How are Pre-Existing Conditions Handled by Blue Cross of NC?

This article will discuss how are pre-existing conditions handled by the Blue Cross and Blue Shield of North Carolina®, Blue Advantage® Plan in North Carolina?

For Blue Cross and Blue Shield of North Carolina®, they consider the following to be a pre-existing condition:

Pre-existing conditions are those for which medical advice, diagnosis, care or treatment was received or recommended within 12 months of the date that your Blue Advantage coverage begins. You may receive credit toward the 12-month waiting period if we receive your completed Blue Advantage application within 63 days of the termination of your previous health coverage.

That means that your pre-existing conditions will be covered by Blue Cross if you have had continuous coverage for 12-months and there was not a 63 day lapse.

Blue Cross cannot deny coverage for pre-existing conditions if you had creditable coverage previously. When BCBSNC® assigns a final premium rate to your policy, they will consider those pre-existing conditions in their pricing. If you have asthma, for example, they will cover the asthma and the medications related to the asthma, but they will need to charge more per month to cover the additional risk they are incurring.

Unlike most companies, Blue Cross and Blue Shield of North Carolina® does not eliminate coverage for pre-existing conditions. They do cover them with an increase in premium. Most other companies issue elimination riders. A temporary elimination rider could read similar to this: “For a period of two years, we will not cover your asthma condition nor any medications nor complications resulting from the condition.

After the two year elimination period has elapsed, you may request that they reconsider this condition and they may offer coverage. If during the two year period you did not have to see a doctor, did not have to take any medications for the asthma, or were essentially cured, they probably rule in the affirmative. If however, you continued to have to get treatment for your condition, they will likely deny coverage.

In summary:

* Pre-existing conditions may or may not be covered depending on whether you had coverage prior to applying for the Blue Cross Blue Advantage plan.
* The pre-existing condition will be considered when they assign a premium rate to your plan.
* After a period of 12 months, your pre-existing condition will be covered whether you had prior insurance coverage not.
* Unlike most other insurance companies, Blue Cross will not issue an elimination rider.

If you are a resident of North Carolina, be prudent and get quotes for coverage by the Blue Cross and Blue Shield of North Carolina® Blue Advantage® plan.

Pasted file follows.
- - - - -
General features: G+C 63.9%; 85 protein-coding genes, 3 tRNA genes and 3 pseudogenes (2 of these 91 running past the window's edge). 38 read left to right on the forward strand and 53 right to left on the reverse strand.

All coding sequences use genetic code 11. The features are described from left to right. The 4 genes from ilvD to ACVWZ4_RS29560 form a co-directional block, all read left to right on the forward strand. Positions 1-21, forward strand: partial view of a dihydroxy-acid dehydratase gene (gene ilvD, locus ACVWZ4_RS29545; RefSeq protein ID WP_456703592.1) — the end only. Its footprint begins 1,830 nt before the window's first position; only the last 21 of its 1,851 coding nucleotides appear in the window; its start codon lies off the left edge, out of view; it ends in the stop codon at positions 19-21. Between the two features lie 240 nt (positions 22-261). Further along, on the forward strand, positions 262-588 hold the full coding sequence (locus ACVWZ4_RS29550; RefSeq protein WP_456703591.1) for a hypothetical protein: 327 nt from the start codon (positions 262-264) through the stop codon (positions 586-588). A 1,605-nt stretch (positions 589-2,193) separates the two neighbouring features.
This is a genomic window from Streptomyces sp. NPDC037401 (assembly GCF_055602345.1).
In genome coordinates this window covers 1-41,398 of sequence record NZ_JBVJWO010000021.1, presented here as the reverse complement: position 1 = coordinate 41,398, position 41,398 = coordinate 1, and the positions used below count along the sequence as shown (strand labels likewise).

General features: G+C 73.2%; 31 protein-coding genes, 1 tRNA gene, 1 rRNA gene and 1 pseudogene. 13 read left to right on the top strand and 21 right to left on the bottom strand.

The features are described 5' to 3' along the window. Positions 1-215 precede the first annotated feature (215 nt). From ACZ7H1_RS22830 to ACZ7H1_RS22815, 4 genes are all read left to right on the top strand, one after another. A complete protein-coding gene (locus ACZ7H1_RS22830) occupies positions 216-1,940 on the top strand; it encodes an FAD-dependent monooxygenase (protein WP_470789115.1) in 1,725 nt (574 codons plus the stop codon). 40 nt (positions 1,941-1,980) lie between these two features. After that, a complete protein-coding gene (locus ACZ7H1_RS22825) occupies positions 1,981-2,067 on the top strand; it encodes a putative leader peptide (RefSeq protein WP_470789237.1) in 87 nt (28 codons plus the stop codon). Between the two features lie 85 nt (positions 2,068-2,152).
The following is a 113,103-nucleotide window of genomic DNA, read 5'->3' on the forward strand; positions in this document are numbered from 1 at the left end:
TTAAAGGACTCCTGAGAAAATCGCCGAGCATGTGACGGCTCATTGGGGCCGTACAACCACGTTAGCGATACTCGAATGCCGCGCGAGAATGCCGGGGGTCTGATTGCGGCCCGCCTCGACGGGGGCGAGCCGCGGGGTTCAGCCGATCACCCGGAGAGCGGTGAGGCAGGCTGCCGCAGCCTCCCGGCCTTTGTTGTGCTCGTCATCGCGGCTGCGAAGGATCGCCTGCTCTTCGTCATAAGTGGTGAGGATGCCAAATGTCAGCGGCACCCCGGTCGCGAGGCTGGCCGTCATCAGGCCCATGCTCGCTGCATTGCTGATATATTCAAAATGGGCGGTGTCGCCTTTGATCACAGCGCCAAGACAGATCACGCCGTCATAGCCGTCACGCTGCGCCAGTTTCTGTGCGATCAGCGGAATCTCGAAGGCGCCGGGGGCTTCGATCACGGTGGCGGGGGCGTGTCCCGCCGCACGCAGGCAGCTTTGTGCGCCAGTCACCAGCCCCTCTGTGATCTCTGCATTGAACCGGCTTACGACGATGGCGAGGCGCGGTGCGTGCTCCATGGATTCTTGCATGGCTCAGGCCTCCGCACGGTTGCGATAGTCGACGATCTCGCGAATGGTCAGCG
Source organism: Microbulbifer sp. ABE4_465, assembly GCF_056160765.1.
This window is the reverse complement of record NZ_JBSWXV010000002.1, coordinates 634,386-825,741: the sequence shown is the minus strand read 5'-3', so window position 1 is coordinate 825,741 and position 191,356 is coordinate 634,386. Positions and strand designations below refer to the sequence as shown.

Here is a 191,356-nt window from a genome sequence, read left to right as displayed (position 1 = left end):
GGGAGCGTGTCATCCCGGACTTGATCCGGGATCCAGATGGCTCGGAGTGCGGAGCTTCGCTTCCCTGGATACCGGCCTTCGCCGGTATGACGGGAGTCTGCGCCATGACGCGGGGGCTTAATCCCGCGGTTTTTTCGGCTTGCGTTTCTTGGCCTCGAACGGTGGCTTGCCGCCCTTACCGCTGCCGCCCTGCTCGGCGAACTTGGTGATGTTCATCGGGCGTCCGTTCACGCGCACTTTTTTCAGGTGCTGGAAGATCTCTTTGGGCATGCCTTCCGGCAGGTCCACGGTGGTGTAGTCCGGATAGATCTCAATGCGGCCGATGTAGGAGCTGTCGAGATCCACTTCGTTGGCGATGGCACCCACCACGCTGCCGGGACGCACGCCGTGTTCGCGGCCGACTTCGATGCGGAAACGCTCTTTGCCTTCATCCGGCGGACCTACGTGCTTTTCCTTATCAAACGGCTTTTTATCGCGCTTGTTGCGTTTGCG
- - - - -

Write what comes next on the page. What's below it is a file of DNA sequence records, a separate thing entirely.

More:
Richard Day has years of experience finding the exact plan that will fit his client’s needs. He specializes in Blue Cross plans and will help you to understand how they work. For more information concerning the Blue Advantage® plans visit Blue Advantage Plans


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9 Responses to “How are Pre-Existing Conditions Handled by Blue Cross of NC?”

  1. Very helpful info. Thanks for posting!

  2. Is pregnency considered preexisting if my wife has not been to the doctor yet? She is about 6 weeks now, but will be about 10 when I have insurance from my current employer?

  3. It really depends on the insurance company. Some will not cover pregnancy if it happens before the insurance is effective. It would be best to ask your current employer’s human resources person.

  4. Does your insurance cover pre-existing through a company group insurance or an individual insurance alone?

  5. Debbie: Pre-existing conditions are covered by both individual plans and group plans. However, you cannot have a gap in coverage from your old plan to the new plan of greater than 63 days.

    Secondly, with group coverage, you have what is called “guaranteed issue”. That means that the insurance will cover you no matter what illness you have.

    With the individual plan, the company may not choose to insure you if you have a serious pre-existing condition.

    Of course, you can be sure that the group insurance plan will cost much more because they will have a greater exposure to losses.

  6. my mom was diagnosed with endiometrosis some years back, but the doctor said to leave it alone for now. she had blue cross back then but then she canceled it for some time. Now she’s been back on the insurance for couple of years and she needs a surgery. will blue cross cover that.

  7. If the pre-existing condition was NOT covered by insurance (treatment was paid for out of pocket by the uninsured) would this also be denied by BC/BS for the one year?

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  9. That means I deal directly with BCBSNC; not through a general agent.